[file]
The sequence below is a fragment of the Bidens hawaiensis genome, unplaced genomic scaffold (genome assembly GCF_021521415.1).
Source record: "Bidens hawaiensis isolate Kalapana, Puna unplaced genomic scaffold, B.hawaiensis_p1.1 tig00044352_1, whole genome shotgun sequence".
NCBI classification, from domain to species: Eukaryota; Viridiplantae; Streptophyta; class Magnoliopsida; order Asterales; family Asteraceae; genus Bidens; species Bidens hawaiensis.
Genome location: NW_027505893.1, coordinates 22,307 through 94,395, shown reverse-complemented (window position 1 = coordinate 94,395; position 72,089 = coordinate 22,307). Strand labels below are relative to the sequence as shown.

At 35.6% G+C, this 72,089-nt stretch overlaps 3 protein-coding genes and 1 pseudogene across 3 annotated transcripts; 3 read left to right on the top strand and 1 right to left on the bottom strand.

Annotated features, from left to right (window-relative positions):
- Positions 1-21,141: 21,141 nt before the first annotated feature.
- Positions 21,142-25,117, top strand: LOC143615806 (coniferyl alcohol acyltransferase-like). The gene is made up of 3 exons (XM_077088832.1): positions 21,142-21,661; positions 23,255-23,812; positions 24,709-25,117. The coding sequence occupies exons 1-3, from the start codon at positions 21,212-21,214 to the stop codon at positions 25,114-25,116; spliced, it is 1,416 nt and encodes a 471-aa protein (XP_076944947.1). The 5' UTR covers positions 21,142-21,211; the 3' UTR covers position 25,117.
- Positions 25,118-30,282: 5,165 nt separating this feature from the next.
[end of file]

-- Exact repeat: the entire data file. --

The sequence below is a fragment of the Bidens hawaiensis genome, unplaced genomic scaffold (genome assembly GCF_021521415.1).
Source record: "Bidens hawaiensis isolate Kalapana, Puna unplaced genomic scaffold, B.hawaiensis_p1.1 tig00044352_1, whole genome shotgun sequence".
NCBI classification, from domain to species: Eukaryota; Viridiplantae; Streptophyta; class Magnoliopsida; order Asterales; family Asteraceae; genus Bidens; species Bidens hawaiensis.
Genome location: NW_027505893.1, coordinates 22,307 through 94,395, shown reverse-complemented (window position 1 = coordinate 94,395; position 72,089 = coordinate 22,307). Strand labels below are relative to the sequence as shown.

At 35.6% G+C, this 72,089-nt stretch overlaps 3 protein-coding genes and 1 pseudogene across 3 annotated transcripts; 3 read left to right on the top strand and 1 right to left on the bottom strand.

Annotated features, from left to right (window-relative positions):
- Positions 1-21,141: 21,141 nt before the first annotated feature.
- Positions 21,142-25,117, top strand: LOC143615806 (coniferyl alcohol acyltransferase-like). The gene is made up of 3 exons (XM_077088832.1): positions 21,142-21,661; positions 23,255-23,812; positions 24,709-25,117. The coding sequence occupies exons 1-3, from the start codon at positions 21,212-21,214 to the stop codon at positions 25,114-25,116; spliced, it is 1,416 nt and encodes a 471-aa protein (XP_076944947.1). The 5' UTR covers positions 21,142-21,211; the 3' UTR covers position 25,117.
- Positions 25,118-30,282: 5,165 nt separating this feature from the next.